I'll post more about this later, but just wanted to get this video up. This is Stormy Chamberlain, of UCHC's Department of Genetics and Developmental Biology, giving a talk about the "induced pluripotent stem cell" research she is doing on the genetic condition that our daughter has (Dup15q). Induced pluripotent stem cells are cells that start out as normal cells (not stem cells) and are - somehow through the magic of science - turned into a kind of "artificial" stem cell. Stormy has been using these "artificial" stem cells to conduct her research.
But we had some actual Dup15q stem cells - from our daughter's cord blood that we had collected and stored at her birth. So after detailed discussions with the cord blood bank to confirm that we could donate a portion of the stored blood and still retain a portion in case we would want to use it for actual stem-cell therapy (unlikely, but the reason we were storing it in the first place), we decided to donate some of our daughter's cord blood - which could potentially be more useful than the induced pluripotent stem cells - to Stormy's research.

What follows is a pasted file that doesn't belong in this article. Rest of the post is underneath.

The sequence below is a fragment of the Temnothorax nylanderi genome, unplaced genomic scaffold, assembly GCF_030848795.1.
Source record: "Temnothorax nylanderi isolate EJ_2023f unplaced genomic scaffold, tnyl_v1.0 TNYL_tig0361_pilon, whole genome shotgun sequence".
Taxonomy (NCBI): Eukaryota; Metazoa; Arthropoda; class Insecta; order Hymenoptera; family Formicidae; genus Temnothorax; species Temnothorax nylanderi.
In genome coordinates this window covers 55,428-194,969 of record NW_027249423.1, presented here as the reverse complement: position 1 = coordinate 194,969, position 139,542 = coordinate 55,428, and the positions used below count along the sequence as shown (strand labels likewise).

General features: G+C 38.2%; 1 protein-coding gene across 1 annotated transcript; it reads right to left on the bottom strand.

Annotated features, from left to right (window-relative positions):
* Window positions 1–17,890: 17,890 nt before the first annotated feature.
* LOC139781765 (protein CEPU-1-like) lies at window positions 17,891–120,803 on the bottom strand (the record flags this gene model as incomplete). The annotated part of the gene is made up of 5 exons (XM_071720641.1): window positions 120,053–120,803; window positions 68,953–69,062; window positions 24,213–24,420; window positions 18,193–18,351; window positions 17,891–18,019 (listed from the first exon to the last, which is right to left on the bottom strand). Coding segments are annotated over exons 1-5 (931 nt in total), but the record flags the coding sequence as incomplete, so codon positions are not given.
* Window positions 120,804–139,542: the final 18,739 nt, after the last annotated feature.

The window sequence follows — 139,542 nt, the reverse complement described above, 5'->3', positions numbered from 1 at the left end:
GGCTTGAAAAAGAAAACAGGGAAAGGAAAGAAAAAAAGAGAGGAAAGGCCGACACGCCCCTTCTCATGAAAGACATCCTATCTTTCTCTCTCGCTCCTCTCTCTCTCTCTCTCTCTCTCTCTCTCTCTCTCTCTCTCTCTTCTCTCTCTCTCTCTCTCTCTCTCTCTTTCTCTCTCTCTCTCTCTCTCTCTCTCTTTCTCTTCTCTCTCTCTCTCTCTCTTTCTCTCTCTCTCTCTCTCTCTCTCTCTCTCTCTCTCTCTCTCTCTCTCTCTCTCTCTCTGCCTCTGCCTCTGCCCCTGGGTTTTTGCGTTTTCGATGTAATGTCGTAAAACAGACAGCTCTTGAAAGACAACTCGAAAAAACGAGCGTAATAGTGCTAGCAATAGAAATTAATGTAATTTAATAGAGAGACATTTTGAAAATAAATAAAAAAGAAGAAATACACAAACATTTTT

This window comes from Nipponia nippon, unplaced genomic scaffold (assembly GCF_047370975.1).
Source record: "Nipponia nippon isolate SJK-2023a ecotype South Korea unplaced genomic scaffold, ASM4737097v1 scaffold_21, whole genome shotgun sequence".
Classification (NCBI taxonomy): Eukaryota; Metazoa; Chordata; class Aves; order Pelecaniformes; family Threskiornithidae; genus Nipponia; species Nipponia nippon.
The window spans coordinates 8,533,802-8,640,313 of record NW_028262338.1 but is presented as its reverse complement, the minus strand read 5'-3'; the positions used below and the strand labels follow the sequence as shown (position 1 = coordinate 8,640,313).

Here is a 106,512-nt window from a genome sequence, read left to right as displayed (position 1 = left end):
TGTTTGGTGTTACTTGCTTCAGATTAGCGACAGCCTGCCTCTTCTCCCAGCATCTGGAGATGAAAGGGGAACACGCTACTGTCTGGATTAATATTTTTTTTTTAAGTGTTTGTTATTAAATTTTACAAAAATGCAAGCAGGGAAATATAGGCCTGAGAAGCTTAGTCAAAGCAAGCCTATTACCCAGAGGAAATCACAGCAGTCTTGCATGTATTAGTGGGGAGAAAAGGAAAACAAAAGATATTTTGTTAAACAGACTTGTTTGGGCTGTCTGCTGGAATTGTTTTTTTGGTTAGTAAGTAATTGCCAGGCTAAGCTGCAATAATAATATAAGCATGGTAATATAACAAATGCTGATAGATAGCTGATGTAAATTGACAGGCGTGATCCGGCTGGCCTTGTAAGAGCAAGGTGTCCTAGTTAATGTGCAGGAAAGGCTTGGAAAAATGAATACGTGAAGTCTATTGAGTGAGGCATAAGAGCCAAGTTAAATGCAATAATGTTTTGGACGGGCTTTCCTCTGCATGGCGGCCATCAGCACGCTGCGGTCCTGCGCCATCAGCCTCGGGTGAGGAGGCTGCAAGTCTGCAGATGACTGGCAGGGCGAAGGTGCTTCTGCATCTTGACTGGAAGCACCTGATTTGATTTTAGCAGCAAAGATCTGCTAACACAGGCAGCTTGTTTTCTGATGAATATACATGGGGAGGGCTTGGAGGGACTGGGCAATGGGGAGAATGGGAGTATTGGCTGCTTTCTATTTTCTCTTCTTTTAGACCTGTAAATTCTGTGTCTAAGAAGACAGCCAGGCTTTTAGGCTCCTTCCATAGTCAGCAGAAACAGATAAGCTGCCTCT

I don't think I would ever have foreseen this as a reason to bank our daughter's cord blood. In fact, when we initially learned of her condition, my husband asked some of the specialists we met with whether developments in genetic medicine might be able to help her. Their response was that, at this point in time, that kind of thing was "science fiction." Well, it turns out that that's not necessarily true. There are some very exciting developments in this area that might actually be able to change things for our daughter and for other children with her syndrome (and similar syndromes.) Stormy's research is part of that so we are thrilled to have been able to help out with it.
Here's Stormy talking about her research, at the Dup15q Alliance's Scientific Conference in August:
So we put out six big pumpkins from our garden and one tiny one, along with a sign offering them for sale at $5 apiece, and a little box for the money. Every one sold, and every one was paid for with the exception of one taken by a neighbor for whom we had left a note saying that she could have one. Conclusion: Good sale, and good neighborhood.